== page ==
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British drone owners may be charged annual fee under new proposals

Image by Pexels from Pixabay
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Image by Pexels from Pixabay

The UK Civil Aviation Administration (CAA) has launched a consultation on introducing a license fee of £16.50 per year to cover the costs of Britain’s new drone registration scheme with a final decision expected by the regulator in July 2019.

In 2018, the country’s government decided to mandate a drone registration and education scheme to “strengthen the accountability of drone users and their awareness of how to fly their drones safely”, a requirement that is now enshrined within UK law.

A number of other countries already have – or are developing – similar schemes and the CAA expects that it will soon become a requirement under “wider international law”. For example, new EU rules will mean each member state has to hold a national register of drone users. France has a free registration scheme, and similar schemes in the US and Ireland cost US$5 and €5 respectively.

The UK’s scheme will require all those operating drones and model aircraft (that weigh between 250 grams and 20 kilograms) in UK airspace to register by the end of November 2019 and to take an online safety test with a fine of £1000 for noncompliance.

The CAA said it had been developing the technology needed to implement the registrations scheme since summer 2018 with input from the Department of Transport (DoT) and unnamed stakeholders.

The government has provided a “significant amount of taxpayer funding” to cover costs of developing the scheme up until the beginning of October, the CAA said, but after that the cost of running the scheme will be “borne by those who use it under the user pays principle”.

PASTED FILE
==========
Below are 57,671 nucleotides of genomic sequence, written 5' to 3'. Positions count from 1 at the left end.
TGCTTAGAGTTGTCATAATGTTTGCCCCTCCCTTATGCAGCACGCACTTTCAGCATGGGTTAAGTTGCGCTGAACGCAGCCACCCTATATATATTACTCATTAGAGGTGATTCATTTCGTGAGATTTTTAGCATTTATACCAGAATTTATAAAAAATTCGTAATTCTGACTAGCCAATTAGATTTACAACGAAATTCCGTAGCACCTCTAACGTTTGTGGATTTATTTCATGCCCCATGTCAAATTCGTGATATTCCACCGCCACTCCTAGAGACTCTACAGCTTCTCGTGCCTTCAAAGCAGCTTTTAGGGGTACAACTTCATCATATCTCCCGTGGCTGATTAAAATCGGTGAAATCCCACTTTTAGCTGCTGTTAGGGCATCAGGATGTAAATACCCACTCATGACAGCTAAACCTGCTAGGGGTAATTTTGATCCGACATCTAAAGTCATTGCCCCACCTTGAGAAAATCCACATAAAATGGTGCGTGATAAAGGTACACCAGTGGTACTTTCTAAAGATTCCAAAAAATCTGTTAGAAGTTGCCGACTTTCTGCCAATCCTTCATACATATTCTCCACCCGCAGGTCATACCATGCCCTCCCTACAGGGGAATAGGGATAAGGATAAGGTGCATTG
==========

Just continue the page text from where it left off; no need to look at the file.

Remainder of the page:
This is because the CAA as a statutory body is required to recover its costs from the entities it regulates. The agency uses the same funding model for its other regulatory functions, including regulation of pilots, engineers, general aviation, airlines and airports.

The charge covers IT hosting and security costs; CAA personnel and helpdesk; identity verification; a national education and awareness campaign; and costs of further upgrades to the initial drone registration service. The amount is based on an assumption of 170,000 registrations over the initial 18 month period.

The CAA said it would review the drone charge after its introduction and implement any changes from April 2021, including considering whether a three year rather than annual renewal period would be more appropriate. It believes that the proposed charge “represents a balance between keeping the charge for registration low and ensuring that the scheme covers its costs”.

Respondents to the consultation are being asked to provide answers to three key questions:

1. What is your view on the CAA’s proposed charge, in terms of the level and structure of the charge?

2. Do you have alternative ideas about how the CAA could cover the costs of running the registration scheme?

3. Are the CAA’s estimated volumes appropriate for the make-up of drone operators in the UK, based on existing sources of data and your own observations?

The CAA is asking drone users, model aircraft operators, relevant industry stakeholders and members of the public to submit answers to the consultation using the CAA Drone Registration Scheme Consultation online submission form. The consultation closes on 7 June 2019.

The FVP UK association of recreational radio control drone and model aircraft pilots, which represents at least 4000 flyers, described the charge as “absolutely outrageous” and alleged that “you get absolutely nothing to show for it”.

In a call to action posted on its website, the association said it was “excessive and a barrier to participation in the hobby”, and suggested that the registration scheme would be “detrimental to the future of unmanned aircraft flying in the UK”.

It would place requirements upon operators and owners that are “are excessive and more onerous than those for manned aviation”, it claimed, alleging that the consultation reveals that “key policy decisions” had been added in the absence of publicly promised consultations or further discussions.

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Naomi Smith
Naomi is a UK-based Journalist, writer and online content creator with around six years experience. She has a master's degree in investigative journalism and experience working as a beat reporter, primarily covering aviation law, regulation and politics. She has written for online publications on a variety of topics, including politics, gaming and film.